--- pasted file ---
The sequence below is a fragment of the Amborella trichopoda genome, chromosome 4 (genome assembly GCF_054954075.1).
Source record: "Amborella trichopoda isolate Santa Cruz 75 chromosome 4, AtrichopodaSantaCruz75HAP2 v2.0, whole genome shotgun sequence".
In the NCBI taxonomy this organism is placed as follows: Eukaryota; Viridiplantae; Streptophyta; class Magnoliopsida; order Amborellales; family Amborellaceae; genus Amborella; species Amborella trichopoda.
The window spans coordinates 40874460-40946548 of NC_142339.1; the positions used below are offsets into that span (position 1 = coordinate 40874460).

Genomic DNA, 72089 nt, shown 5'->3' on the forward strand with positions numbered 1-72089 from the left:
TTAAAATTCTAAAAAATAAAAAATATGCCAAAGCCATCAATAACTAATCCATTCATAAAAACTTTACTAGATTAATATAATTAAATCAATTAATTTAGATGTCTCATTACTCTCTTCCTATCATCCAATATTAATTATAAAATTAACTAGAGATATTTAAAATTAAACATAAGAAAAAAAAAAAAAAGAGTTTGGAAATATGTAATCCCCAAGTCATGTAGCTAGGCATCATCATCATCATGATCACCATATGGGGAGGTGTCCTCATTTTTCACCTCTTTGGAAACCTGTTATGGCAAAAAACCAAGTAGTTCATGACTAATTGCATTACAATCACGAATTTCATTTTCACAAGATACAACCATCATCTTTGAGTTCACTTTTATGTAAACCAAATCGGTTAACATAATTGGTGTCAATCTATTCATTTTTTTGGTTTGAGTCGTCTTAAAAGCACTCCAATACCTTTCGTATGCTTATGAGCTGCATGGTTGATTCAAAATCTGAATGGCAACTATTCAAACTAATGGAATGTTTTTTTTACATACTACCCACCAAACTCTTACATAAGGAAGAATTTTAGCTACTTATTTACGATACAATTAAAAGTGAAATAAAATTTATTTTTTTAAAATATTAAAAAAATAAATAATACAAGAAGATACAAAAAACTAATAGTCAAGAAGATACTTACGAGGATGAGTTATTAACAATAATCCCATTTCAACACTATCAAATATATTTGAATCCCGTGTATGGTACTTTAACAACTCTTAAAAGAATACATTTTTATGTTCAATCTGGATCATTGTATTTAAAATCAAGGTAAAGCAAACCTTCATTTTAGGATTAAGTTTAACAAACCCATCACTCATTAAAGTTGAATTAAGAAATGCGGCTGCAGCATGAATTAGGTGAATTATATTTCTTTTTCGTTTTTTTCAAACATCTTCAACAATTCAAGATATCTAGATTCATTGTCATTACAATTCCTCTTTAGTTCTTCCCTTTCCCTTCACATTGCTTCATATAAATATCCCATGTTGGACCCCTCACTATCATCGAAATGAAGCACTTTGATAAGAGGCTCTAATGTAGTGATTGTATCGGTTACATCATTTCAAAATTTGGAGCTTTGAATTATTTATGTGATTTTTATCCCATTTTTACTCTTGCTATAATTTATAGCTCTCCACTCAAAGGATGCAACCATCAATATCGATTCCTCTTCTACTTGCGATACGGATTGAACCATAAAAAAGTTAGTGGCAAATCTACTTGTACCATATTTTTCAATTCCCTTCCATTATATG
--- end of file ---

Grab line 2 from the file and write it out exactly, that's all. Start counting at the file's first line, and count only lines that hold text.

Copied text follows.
Source record: "Amborella trichopoda isolate Santa Cruz 75 chromosome 4, AtrichopodaSantaCruz75HAP2 v2.0, whole genome shotgun sequence".